EDIT: This blog has MOVED. You’re on the old, dead blog. Everything (including this post) has been migrated onboard my website. Here’s the direct link:
Update your bookmarks! See you there!
We now continue with our original programming….
First out is a test of a couple of noise reduction plugins; Noise Ninja, and Nik Dfine. I’ve owned both for a while, but I’ve never done a side-by-side comparison before. I have to say the results surprised me!
I’ve been using Noise Ninja as my go-to solution, mostly because I bought it first, and actually went through the entire user’s manual one time (during a long flight). So I know more or less how to use it, although I’m certainly not expert. Nik Dfine is functionally very similar, and even the interface is very similar, so it’s easy to transfer skills from one to the other. But, as you’ll see below, you may not need many skills at all. Here’s an image I made last week:
Click to see it bigger. This was shot on a Canon 5D, with the 70-200 @ 200mm; f/2.8, 1/20th, ISO 1600. In other words, it’s noisy as hell. And while I had the camera braced against a doorjamb, at 1/20th it’s also not the sharpest image I’ve ever made.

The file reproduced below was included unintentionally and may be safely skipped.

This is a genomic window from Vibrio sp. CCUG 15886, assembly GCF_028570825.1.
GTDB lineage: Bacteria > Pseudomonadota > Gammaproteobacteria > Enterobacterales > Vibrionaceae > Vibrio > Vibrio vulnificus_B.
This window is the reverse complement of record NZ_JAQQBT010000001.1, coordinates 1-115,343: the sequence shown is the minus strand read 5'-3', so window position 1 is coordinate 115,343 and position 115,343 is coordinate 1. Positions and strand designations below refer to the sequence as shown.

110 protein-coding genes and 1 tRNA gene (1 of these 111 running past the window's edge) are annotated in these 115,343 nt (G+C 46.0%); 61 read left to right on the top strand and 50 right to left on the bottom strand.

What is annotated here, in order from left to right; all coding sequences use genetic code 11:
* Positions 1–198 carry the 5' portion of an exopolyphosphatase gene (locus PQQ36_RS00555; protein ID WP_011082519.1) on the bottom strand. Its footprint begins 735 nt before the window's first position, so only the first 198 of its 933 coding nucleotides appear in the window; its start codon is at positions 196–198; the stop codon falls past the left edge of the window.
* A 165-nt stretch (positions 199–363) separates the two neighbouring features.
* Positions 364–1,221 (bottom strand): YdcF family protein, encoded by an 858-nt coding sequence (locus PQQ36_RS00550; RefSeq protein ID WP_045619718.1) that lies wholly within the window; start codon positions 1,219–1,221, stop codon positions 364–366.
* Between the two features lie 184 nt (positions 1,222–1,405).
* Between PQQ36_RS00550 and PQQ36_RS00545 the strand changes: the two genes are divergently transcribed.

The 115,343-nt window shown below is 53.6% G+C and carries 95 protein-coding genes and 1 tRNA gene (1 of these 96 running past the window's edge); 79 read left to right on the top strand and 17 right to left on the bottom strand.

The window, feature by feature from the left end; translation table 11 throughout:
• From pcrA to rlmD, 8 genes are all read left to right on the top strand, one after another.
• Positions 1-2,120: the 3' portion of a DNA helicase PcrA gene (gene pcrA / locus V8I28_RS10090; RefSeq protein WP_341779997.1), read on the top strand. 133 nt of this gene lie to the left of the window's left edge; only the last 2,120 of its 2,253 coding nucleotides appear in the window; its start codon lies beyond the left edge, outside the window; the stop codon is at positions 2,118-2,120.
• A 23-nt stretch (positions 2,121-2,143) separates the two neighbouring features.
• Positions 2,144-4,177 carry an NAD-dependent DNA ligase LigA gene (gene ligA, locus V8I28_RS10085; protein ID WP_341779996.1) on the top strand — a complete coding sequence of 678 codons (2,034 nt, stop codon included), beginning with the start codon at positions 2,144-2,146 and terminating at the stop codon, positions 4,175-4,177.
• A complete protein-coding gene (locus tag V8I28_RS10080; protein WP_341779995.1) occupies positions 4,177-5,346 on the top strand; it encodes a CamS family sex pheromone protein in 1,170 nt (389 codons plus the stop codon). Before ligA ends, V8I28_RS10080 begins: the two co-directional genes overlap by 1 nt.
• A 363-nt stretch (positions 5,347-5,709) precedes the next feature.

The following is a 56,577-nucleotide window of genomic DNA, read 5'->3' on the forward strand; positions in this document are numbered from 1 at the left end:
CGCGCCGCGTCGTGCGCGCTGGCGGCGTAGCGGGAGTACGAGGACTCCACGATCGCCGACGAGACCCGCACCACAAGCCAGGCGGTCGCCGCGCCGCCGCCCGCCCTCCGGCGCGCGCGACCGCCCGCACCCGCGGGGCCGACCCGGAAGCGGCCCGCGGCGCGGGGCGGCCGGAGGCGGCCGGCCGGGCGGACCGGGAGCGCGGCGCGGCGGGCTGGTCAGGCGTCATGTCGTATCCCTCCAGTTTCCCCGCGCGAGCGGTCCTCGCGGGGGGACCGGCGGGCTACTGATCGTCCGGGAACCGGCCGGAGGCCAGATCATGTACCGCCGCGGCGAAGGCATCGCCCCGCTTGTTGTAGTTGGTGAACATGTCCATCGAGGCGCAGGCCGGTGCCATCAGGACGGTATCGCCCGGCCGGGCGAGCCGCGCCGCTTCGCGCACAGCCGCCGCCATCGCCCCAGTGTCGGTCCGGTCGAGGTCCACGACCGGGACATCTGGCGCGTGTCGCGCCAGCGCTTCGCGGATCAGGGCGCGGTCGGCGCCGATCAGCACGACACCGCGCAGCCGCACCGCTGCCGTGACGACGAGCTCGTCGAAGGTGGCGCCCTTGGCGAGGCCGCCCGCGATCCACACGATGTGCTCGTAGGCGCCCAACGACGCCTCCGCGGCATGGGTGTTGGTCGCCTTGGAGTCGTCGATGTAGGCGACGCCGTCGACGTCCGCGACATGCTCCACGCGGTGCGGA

Above is a 100% crop of the image. Yikes!
Now, here it is with the “Auto” settings in Noise Ninja applied:
Noise Ninja has profiles for the camera, lens, and exposure settings, and applies them automatically based on the EXIF data. It also analyzes the image to “find” the noise, and applies is algorithms to those areas. (I’ve always wanted to use the word “algorithm.”) But in this case, little has changed.
Here’s the same image, with Nik Dfine applied, also using the “auto” settings:
Whoa. That’s pretty good. Some loss of detail, but it killed the noise, for sure.
I didn’t want to give up on Noise Ninja so quickly, though. So I went back and instead of letting it profile the image automatically, I manually selected the areas that had the worst noise. Then I went into the controls and selected “coarse noise” and upped the Strength and Smoothness sliders, as well as the USM amount. That got me this result:
The Dfine version is certainly lacking in some detail – but with a little tweaking of settings, I got this result:
This I like. I’m not at all an expert with this stuff, so if you’ve got methods you like, hit the comments and let me steal them share ‘em!